As for the other two attempts: Bitcoin Lightning and Ethereum state channels, these are similar things, and they allow very small payments to be sent between two parties. If you set these channels up into a large network, you can send tiny fractions of a cent for free. But there is a huge bootstrapping problem here: people need to (1) convert some money into cryptocurrency, then (2) choose who to create a channel with and then (3) create a channel on this network. Finally, once the content creator has received their coins, if they want to spend them outside the network, they have to close their channel, pay the network a transaction fee, and then convert their cryptocurrency back into their native currency.
Filling the vacuum
What is needed is a way to send small amounts of your native currency to content creators, and have that arrive in their bank account. In my opinion, the best way to solve the bootstrapping problem is to use what already exists: credit cards and web payments. The Web Payments API is a standard that lets people store their credit cards in their browsers, so they don’t have to enter them multiple times. Google Pay and Apple Pay use this standard also, so that iOS users will see a familiar Apple Pay prompt, and don’t have to enter their card numbers more than once.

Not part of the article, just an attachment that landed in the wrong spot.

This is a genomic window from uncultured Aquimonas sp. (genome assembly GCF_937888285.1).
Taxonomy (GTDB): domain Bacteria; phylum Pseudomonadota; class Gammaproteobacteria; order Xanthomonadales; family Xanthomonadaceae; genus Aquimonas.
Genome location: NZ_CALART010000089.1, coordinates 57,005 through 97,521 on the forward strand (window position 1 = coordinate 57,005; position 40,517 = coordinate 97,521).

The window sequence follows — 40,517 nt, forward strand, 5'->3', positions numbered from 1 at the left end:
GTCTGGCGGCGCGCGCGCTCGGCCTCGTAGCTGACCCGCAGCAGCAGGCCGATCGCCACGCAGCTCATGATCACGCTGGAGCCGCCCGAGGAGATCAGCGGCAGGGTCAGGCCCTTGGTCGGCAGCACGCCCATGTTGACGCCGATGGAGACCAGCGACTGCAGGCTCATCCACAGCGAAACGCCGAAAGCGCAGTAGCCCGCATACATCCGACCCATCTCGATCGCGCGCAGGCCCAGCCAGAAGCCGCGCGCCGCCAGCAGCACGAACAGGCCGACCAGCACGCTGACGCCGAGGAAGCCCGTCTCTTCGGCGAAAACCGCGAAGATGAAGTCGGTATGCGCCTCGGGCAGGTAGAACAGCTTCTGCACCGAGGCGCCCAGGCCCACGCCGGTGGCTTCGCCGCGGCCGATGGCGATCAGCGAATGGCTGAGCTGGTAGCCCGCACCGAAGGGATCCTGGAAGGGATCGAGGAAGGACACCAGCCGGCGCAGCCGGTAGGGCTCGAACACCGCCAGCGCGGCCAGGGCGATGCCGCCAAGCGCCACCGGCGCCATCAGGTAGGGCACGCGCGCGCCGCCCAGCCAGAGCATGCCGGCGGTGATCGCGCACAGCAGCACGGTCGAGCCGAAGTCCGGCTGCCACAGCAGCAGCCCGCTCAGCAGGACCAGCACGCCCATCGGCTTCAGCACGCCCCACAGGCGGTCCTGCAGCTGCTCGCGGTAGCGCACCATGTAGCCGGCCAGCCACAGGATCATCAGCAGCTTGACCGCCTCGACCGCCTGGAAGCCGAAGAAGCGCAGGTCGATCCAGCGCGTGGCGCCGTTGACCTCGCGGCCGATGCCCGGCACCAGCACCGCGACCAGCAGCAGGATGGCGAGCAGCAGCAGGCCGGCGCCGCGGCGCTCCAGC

The fixed fee problem is still there, but there is a good workaround. Imagine a third party service that can accept payment information for a 5¢ payment, then store those transactions up until the amount is above some minimum, like $5. After I read a hundred 5¢ blog posts, that $5 gets disbursed into the blogger’s account, and only then is the credit card processing fee incurred.
To be clear, this requires some recurring activity, people have to keep coming back and reading new articles, or listening to new songs, before those micropayments add up to a macropayment, so this is a low commitment relationship. If after a hundred blog posts, you lose interest, the blogger gets paid, but you don’t get stuck in a subscription that expects you to pay in perpetuity.
Why can’t we just start with subscriptions and then cancel if you lose interest? You can, but the low-commitment option allows readers a ‘free buffer’, where they have committed to paying if they keep coming back, but don’t actually get charged until they pass the first threshold.
The user experience
So what would this look like in practice?
The thing that shows up in your browser is called the payment sheet, it is a central part of the Web Payments API. A big advantage to the Web Payments API is that your credit card is saved at the browser level, not in some account with a password. Oh, that reminds me, this doesn’t require a password, you could just pay for what you want, and then not bother to log in, because the transaction is over.
The long term
The user experience here is still limited by the fact that we need to enter the CVC every time. It would be better if you had a budget, or a limit that would show up like a battery charge symbol: , and then as you browsed, that “money charge” would slowly drain until you needed to refill it. No ads, no passwords, just browse, read, and transparently pay for only what you consume.